New study highlights how farms could benefit from cap-and-trade


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Washington, May 7 – A new study concludes that, if structured properly, cap-and-trade has the potential to provide some benefits to farmers. However, there are also plausible policy design outcomes that could be very harmful, pointing to the need for agricultural interests to be fully engaged in writing any type of climate change legislation. At least that’s some of the perspective from the National Association of Wheat Growers (NAWG) and the American Farmland Trust (AFT), the two groups which requested the study.


“We've learned yet again from an independent study that a large segment of U.S. farmers and rural America can benefit significantly from properly structured clean energy legislation, with a net benefit to agriculture, and in particular wheat farmers,” says Jon Scholl, President of American Farmland Trust (AFT). “The Informa Economics study also concludes that if no climate change legislation is passed, direct regulation by the Environmental Protection Agency (EPA) would harm agriculture and farmers more than a bill.”


The definition of “properly structured” seems to be the key.


“This information highlights that we need to pay careful attention to issues of cost containment and potential benefits,” said NAWG Environment and Renewable Resources (ERR) Committee Chairman Eric Hasselstrom, a wheat producer from Winchester, Idaho. The report identifies policy issues that can represent risks or opportunities to the agricultural sector. A few key policy points include:


  • Carbon allowances distributed to the fertilizer industry are critical in keeping the cost impacts down. It is important that these allowances are maintained, and language is inserted into the legislation to ensure that their benefit is passed on to farmers.
  • Legislation should maximize the number of carbon offsetting opportunities.
  • Legislation should ensure continued enrollment in offset programs is available for as long as is justifiable.
  • Agriculture’s involvement is critical in establishing methodologies used to calculate sequestration rates for various carbon offsetting activities.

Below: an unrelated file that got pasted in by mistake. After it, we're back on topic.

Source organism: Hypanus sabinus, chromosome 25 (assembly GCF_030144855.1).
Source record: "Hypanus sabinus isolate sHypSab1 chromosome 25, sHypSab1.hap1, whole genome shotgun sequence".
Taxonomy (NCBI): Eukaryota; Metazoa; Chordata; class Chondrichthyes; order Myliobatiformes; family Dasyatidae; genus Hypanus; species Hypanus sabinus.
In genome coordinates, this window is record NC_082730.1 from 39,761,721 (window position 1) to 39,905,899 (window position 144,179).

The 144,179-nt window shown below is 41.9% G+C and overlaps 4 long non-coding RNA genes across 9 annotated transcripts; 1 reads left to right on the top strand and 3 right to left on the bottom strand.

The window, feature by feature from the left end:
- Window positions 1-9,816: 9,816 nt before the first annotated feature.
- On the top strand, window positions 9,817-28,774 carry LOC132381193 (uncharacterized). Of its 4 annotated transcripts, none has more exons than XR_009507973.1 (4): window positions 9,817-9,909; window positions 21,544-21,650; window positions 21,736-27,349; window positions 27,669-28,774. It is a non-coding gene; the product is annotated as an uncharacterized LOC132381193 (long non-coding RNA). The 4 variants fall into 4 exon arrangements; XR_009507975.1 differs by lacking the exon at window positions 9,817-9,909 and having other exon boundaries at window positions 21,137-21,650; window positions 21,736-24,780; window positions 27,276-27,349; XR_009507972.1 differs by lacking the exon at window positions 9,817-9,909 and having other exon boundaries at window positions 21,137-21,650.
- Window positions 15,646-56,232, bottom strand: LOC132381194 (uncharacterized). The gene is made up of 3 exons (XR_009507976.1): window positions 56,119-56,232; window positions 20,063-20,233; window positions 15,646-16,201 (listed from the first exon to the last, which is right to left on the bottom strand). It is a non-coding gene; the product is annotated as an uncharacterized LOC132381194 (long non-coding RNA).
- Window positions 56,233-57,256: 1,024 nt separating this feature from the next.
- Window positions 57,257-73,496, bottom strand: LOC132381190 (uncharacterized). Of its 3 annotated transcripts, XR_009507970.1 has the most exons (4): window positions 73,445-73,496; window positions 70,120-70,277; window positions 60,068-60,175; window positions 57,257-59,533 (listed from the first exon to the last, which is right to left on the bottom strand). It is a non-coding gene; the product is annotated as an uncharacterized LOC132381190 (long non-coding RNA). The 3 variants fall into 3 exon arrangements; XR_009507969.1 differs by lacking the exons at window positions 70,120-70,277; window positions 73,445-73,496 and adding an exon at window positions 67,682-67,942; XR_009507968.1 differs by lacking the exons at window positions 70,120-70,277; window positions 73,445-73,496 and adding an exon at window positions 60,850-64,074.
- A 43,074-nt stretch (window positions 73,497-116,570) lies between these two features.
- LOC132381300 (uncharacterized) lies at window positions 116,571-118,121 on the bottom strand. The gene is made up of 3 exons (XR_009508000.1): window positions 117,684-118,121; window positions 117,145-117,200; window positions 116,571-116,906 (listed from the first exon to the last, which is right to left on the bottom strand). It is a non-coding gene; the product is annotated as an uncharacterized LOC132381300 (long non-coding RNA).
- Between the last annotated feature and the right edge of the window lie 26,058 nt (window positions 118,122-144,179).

One of the most significant aspects of the study is its focus on farm income opportunities thru the renewable energy portions of a bill, says AFT. Informa has examined the evidence and they conclude that agriculture stands to gain billions of dollars of income by direct renewable energy generation, or by providing renewable energy feedstock/biomass.


Under cap-and-trade legislation, the study found:

  • Production cost increases resulting from increased energy prices are thought to be relatively modest, 1% before 2025, and even after 2025 when proposed protections to the fertilizer industry expire. Cost increases are 7% for wheat production by 2035. Similar conclusions were found for corn and soybean costs. This analysis confirms a myriad of other studies that show similar a single digit range of production cost increases.
  • Despite production cost increases, some farmers will participate in carbon offsetting opportunities such as no-till, improved fertilizer management and cover crops. Offset opportunities will also be provided for switching from conventional crop production to perennial crops or forest production, providing a 'carbon crop' for farmers. While the opportunities are not universal, this carbon crop will provide additional income to producers that exceed current cropping revenue and can make up for the cost increases of a bill, in some cases potentially exceed any cost increases.
  • In addition to offset credits, there will be opportunities for some farmers to gain additional revenue from production of renewable energy and renewable energy feedstocks. The Renewable Energy Standard (RES), contained in House legislation requires states to produce 20% of total electricity from renewable sources by 2020. It is estimated that an additional 171 billion kwh of renewable electricity is required to meet the 2020 RES. The majority of this demand increase in renewable electricity (94%) is expected to come from biomass---this equates to about 32 million tons of biomass (agricultural residues, energy crops, forest residues and urban wood waste/mill residues) and $15.7 billion in electricity. Informa believes that dedicated energy crops will provide the overwhelming share of this biomass market.
  • In reviewing acre shift projections, the study concludes that by 2035, roughly 11-18 million acres of corn, soybeans and wheat (5-8% of baseline acres) could potentially switch to perennial crops.

The executive summary is available online at